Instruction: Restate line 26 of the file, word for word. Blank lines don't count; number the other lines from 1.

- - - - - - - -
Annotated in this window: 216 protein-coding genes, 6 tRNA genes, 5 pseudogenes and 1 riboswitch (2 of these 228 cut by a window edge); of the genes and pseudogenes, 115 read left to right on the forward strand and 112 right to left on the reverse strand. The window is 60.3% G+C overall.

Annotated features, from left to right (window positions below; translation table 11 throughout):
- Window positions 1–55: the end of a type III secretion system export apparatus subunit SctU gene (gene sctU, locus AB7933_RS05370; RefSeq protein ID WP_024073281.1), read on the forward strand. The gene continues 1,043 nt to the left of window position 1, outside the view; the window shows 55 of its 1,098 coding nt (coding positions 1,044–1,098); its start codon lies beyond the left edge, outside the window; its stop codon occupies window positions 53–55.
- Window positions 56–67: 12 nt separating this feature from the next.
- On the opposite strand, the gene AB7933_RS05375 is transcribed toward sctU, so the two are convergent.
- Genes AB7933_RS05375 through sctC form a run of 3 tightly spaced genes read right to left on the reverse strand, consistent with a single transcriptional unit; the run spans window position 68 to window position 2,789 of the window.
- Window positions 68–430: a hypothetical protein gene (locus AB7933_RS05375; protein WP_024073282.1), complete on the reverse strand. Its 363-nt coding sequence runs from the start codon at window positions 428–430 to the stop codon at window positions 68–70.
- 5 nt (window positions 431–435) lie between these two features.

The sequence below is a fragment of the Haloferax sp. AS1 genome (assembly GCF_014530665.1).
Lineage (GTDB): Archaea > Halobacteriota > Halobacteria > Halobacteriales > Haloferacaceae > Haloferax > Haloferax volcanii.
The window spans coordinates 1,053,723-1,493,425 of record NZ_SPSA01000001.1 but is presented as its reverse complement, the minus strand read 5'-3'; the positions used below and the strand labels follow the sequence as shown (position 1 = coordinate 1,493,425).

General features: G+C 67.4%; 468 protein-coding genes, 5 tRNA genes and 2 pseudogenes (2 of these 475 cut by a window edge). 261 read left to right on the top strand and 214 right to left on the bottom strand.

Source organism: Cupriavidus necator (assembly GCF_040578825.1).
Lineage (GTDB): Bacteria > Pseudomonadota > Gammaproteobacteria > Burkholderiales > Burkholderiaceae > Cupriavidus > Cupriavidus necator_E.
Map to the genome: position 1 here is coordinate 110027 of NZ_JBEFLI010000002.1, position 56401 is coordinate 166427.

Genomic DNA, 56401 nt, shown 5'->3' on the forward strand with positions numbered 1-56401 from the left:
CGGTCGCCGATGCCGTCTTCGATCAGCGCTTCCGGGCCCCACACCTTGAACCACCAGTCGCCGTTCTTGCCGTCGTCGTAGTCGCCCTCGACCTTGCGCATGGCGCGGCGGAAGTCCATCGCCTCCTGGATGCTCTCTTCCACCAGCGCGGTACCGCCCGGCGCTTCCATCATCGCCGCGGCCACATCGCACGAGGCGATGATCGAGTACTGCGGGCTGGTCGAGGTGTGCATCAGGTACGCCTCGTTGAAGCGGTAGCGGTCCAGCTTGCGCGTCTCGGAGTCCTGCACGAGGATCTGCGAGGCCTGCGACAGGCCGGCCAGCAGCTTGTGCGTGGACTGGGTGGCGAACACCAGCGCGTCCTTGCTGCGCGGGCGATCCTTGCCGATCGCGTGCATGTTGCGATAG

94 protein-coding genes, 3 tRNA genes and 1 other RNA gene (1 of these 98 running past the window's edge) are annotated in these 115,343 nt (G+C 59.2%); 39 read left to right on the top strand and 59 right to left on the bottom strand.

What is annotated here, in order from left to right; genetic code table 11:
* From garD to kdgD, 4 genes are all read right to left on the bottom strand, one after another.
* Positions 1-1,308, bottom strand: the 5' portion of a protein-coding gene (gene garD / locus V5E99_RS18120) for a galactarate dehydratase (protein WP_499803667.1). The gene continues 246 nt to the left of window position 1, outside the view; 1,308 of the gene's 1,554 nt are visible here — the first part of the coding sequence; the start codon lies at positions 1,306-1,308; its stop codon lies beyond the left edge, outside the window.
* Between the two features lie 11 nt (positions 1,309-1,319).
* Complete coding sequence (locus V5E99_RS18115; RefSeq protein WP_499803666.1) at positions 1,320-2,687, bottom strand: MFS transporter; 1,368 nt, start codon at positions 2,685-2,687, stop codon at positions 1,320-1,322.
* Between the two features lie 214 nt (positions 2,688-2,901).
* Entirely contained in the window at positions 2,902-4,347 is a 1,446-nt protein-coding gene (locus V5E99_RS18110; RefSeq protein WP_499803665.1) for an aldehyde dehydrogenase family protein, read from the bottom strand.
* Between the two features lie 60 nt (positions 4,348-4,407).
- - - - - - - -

* Between the two features lie 60 nt (positions 4,348-4,407).